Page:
A conservative finite difference scheme for the N-component Cahn–Hilliard system on curved surfaces in 3D
- 8 Downloads
This paper presents a conservative finite difference scheme for solving the N-component Cahn–Hilliard (CH) system on curved surfaces in three-dimensional (3D) space. Inspired by the closest point method (Macdonald and Ruuth, SIAM J Sci Comput 31(6):4330–4350, 2019), we use the standard seven-point finite difference discretization for the Laplacian operator instead of the Laplacian–Beltrami operator. We only need to independently solve (\(N-1\)) CH equations in a narrow band domain around the surface because the solution for the Nth component can be obtained directly. The N-component CH system is discretized using an unconditionally stable nonlinear splitting numerical scheme, and it is solved by using a Jacobi-type iteration. Several numerical tests are performed to demonstrate the capability of the proposed numerical scheme. The proposed multicomponent model can be simply modified to simulate phase separation in a complex domain on 3D surfaces.
KeywordsClosest point method Conservative scheme N-component Cahn–Hilliard equation Narrow band domain
The author (D. Jeong) was supported by the National Research Foundation of Korea (NRF) Grant funded by the Korea government (MSIP) (NRF-2017R1E1A1A03070953). Y.B. Li is supported by National Natural Science Foundation of China (Nos. 11601416, 11631012). The corresponding author (J.S. Kim) was supported by Basic Science Research Program through the National Research Foundation of Korea (NRF) funded by the Ministry of Education (NRF-2016R1D1A1B03933243). The authors appreciate the reviewers for their constructive comments, which have improved the quality of this paper.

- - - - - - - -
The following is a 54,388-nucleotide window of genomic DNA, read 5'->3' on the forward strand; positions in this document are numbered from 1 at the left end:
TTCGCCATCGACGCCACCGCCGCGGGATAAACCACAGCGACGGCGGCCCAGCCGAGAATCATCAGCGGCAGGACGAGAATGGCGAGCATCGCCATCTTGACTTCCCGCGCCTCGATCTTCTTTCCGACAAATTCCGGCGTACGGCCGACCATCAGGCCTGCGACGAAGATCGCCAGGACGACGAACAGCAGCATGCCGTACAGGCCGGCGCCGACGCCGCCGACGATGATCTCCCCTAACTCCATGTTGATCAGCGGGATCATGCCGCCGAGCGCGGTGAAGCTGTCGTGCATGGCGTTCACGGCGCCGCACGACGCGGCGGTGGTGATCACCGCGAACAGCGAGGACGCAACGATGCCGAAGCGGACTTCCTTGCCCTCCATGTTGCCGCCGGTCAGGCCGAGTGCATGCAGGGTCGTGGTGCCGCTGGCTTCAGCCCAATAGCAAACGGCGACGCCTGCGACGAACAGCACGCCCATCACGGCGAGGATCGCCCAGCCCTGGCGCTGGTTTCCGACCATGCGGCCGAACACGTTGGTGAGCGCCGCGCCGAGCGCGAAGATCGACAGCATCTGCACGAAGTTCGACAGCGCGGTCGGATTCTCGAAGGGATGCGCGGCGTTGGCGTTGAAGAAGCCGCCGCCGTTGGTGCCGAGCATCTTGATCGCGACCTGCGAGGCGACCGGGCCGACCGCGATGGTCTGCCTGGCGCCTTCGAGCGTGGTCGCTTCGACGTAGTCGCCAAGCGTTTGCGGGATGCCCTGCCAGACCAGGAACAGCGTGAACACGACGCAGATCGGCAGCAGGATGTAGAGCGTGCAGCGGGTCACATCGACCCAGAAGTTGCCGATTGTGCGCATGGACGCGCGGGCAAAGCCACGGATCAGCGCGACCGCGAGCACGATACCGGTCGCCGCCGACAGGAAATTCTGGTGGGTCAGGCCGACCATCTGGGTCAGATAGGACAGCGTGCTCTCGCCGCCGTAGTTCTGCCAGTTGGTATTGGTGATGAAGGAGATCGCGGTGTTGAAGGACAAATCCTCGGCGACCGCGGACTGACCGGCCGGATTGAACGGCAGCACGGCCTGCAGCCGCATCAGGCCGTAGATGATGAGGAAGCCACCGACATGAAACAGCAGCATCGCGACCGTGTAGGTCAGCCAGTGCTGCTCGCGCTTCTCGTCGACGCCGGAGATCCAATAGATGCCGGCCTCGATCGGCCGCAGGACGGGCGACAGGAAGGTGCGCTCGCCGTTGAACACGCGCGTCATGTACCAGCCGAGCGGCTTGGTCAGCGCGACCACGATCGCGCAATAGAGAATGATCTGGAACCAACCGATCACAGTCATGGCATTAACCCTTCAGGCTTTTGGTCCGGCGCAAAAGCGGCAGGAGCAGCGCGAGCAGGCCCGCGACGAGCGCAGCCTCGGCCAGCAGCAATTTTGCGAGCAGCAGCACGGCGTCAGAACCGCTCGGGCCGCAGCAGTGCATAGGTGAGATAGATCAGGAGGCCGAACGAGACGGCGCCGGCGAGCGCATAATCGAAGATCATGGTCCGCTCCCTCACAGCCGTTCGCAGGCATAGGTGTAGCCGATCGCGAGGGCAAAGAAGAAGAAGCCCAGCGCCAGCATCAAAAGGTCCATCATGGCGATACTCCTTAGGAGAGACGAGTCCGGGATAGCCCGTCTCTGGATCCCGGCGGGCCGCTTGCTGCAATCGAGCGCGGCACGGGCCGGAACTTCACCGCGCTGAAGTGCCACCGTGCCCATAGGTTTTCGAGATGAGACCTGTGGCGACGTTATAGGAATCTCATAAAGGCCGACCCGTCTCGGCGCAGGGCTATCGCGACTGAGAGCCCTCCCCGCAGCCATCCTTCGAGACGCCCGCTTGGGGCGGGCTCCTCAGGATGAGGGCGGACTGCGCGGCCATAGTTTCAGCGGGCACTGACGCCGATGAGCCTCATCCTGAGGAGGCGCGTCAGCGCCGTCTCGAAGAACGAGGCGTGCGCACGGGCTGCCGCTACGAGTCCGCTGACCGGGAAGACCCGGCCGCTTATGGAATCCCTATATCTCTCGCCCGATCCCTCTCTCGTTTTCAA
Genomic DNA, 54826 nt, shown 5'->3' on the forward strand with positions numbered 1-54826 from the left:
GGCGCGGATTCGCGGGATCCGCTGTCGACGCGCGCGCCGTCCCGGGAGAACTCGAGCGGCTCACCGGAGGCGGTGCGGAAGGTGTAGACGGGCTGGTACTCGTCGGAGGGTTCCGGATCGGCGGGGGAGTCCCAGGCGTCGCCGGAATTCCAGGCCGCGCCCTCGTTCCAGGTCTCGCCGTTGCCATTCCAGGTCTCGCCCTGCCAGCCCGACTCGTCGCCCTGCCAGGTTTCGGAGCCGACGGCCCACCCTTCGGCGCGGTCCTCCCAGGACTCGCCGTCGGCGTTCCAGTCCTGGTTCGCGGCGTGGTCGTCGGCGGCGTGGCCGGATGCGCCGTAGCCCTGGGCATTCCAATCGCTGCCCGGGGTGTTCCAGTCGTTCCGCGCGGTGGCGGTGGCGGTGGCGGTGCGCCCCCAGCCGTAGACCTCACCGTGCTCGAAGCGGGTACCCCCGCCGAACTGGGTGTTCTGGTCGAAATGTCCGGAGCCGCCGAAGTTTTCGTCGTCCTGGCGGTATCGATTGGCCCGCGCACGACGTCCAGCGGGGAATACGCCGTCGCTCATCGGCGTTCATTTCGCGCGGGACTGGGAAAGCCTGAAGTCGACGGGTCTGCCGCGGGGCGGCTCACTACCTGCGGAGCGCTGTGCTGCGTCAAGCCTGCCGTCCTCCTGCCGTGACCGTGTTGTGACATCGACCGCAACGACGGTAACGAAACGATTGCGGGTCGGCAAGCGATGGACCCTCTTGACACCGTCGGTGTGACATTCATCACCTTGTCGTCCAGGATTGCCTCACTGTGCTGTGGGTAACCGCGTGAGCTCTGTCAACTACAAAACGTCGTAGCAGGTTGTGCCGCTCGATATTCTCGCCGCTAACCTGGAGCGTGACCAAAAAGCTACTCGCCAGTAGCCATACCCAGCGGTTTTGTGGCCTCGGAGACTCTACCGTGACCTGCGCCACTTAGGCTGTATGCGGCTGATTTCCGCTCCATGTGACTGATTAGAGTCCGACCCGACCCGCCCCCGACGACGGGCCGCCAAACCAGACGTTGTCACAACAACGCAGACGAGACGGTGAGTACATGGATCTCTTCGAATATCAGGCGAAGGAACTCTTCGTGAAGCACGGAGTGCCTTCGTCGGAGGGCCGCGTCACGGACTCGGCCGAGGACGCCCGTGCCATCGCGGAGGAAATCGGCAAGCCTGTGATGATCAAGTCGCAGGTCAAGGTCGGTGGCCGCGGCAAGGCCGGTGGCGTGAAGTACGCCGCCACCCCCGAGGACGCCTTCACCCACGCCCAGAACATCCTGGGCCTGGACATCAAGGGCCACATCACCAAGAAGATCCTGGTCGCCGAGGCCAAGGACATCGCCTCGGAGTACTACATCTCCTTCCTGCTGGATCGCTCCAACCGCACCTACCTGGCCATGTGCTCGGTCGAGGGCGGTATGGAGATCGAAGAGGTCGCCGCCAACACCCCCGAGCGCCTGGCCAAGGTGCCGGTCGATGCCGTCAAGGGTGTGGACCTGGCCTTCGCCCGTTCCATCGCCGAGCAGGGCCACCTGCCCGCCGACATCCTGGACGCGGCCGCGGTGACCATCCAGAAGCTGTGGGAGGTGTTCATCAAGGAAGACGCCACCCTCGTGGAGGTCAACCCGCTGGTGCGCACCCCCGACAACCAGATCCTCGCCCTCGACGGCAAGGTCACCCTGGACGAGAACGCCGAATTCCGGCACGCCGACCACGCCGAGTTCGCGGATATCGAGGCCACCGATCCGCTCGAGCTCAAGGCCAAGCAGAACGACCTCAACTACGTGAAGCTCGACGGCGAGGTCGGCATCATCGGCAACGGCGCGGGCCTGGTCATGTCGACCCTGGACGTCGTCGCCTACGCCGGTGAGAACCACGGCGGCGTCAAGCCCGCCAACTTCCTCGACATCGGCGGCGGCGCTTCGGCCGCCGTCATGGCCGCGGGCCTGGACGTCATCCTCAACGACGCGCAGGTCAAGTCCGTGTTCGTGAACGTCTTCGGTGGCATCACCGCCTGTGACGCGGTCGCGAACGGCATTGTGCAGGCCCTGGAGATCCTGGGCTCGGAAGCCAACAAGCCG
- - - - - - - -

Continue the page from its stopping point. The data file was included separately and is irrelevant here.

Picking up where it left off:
- 24.Jeong D, Li Y, Lee C, Yang J, Kim J (2019) A conservative numerical method for the Cahn–Hilliard euqation with generalized mobilities on curved surfaces in three-dimensional space. Commun Comput Phys (in press)Google Scholar
- 25.Eyre DJ (1998) Unconditionally gradient stable time marching the Cahn–Hilliard equation. In: Computational and mathematical models of microstructural evolution. MRS proceedings, vol 529, pp 39–46Google Scholar